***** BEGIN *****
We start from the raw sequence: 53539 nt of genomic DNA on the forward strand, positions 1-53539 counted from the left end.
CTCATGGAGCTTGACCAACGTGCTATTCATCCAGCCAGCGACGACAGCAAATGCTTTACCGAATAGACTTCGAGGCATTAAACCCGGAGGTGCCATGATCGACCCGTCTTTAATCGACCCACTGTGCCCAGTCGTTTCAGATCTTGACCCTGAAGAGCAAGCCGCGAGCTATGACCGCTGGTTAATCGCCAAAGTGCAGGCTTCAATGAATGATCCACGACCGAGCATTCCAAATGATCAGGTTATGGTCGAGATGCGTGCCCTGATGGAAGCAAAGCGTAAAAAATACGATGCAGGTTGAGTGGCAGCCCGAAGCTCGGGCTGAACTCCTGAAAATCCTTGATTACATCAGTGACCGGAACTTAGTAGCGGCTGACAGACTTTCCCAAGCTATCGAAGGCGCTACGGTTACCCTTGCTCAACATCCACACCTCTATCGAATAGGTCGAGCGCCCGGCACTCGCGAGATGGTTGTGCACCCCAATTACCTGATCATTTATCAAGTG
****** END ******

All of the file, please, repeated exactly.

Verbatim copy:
We start from the raw sequence: 53539 nt of genomic DNA on the forward strand, positions 1-53539 counted from the left end.
CTCATGGAGCTTGACCAACGTGCTATTCATCCAGCCAGCGACGACAGCAAATGCTTTACCGAATAGACTTCGAGGCATTAAACCCGGAGGTGCCATGATCGACCCGTCTTTAATCGACCCACTGTGCCCAGTCGTTTCAGATCTTGACCCTGAAGAGCAAGCCGCGAGCTATGACCGCTGGTTAATCGCCAAAGTGCAGGCTTCAATGAATGATCCACGACCGAGCATTCCAAATGATCAGGTTATGGTCGAGATGCGTGCCCTGATGGAAGCAAAGCGTAAAAAATACGATGCAGGTTGAGTGGCAGCCCGAAGCTCGGGCTGAACTCCTGAAAATCCTTGATTACATCAGTGACCGGAACTTAGTAGCGGCTGACAGACTTTCCCAAGCTATCGAAGGCGCTACGGTTACCCTTGCTCAACATCCACACCTCTATCGAATAGGTCGAGCGCCCGGCACTCGCGAGATGGTTGTGCACCCCAATTACCTGATCATTTATCAAGTG